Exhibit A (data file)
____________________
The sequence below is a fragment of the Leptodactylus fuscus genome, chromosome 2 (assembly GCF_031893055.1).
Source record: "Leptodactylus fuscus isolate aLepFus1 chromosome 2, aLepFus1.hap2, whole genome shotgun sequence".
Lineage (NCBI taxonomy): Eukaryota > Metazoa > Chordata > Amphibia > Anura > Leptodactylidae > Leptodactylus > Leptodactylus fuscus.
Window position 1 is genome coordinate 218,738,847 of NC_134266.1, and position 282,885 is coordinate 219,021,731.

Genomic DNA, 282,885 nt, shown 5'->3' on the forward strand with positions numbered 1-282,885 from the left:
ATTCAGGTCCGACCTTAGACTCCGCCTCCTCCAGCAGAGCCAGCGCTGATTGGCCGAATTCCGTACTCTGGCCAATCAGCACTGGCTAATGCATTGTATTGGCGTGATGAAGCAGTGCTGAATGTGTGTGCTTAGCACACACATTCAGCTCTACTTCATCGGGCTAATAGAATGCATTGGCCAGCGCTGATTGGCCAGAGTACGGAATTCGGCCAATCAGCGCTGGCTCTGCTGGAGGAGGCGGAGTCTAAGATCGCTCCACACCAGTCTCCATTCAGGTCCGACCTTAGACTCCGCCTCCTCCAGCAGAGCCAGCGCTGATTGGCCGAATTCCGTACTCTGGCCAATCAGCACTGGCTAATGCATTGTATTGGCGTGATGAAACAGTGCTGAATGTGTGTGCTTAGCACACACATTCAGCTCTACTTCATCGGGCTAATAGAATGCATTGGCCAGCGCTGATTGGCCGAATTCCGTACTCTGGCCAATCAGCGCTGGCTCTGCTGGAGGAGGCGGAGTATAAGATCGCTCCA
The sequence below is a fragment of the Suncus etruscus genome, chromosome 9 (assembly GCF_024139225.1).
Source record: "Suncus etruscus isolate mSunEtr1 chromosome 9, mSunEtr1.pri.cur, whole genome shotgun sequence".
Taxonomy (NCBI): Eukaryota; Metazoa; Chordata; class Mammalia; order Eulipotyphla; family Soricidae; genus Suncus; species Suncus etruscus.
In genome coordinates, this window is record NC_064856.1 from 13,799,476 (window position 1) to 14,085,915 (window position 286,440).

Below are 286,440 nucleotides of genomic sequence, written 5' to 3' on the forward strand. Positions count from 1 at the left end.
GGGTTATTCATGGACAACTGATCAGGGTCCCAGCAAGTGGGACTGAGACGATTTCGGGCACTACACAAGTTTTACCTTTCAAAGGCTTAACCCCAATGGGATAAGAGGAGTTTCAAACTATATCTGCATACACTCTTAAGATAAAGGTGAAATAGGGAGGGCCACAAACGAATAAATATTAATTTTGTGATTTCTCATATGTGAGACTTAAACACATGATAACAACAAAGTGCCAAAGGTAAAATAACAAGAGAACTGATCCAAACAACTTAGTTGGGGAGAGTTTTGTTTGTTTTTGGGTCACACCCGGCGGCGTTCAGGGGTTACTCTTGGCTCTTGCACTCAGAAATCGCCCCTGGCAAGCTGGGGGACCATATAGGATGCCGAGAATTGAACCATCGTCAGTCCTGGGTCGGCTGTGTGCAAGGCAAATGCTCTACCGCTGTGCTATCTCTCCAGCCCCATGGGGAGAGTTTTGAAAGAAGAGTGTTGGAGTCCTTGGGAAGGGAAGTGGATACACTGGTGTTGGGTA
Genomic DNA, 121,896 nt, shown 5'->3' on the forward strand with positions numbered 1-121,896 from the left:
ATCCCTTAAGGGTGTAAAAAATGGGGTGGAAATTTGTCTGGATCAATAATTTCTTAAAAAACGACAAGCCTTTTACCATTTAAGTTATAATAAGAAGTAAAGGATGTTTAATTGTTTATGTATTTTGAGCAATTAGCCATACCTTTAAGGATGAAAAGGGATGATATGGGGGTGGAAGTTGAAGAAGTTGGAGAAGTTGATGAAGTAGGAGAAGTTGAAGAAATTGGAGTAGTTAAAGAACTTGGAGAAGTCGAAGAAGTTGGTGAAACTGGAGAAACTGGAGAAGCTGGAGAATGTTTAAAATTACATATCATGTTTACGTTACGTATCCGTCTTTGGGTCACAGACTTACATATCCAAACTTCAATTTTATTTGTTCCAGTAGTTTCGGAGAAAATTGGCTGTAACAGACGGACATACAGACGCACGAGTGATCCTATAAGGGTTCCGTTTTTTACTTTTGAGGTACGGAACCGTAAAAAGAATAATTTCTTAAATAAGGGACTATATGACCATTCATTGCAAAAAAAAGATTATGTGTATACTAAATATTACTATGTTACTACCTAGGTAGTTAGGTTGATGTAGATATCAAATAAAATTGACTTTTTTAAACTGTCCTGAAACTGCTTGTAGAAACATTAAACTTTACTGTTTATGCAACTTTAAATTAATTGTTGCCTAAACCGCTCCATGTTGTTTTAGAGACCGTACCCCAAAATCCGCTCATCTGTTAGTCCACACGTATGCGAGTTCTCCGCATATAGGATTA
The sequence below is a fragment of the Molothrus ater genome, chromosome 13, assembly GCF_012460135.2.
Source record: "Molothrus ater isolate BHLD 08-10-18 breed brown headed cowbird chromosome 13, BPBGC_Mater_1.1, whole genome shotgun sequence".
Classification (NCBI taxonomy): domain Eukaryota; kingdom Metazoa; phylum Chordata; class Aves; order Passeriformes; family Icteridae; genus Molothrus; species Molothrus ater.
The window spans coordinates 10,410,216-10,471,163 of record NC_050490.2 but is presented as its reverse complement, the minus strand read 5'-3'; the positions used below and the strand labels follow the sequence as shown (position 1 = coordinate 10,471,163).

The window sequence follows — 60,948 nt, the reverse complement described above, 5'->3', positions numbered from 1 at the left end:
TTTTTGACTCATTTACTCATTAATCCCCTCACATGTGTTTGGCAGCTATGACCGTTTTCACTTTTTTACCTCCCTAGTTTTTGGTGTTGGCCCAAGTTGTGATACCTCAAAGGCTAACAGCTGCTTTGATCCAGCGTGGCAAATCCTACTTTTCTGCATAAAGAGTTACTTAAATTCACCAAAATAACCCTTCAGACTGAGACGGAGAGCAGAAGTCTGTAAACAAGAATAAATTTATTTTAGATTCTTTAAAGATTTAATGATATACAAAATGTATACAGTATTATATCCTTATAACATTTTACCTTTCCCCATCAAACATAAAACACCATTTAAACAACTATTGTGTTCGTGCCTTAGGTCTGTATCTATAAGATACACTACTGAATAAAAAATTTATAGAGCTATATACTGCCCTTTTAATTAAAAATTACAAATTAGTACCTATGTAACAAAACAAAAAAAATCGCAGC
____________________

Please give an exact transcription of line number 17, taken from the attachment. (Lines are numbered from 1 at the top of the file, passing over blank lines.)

Classification (NCBI taxonomy): domain Eukaryota; kingdom Metazoa; phylum Chordata; class Aves; order Passeriformes; family Icteridae; genus Molothrus; species Molothrus ater.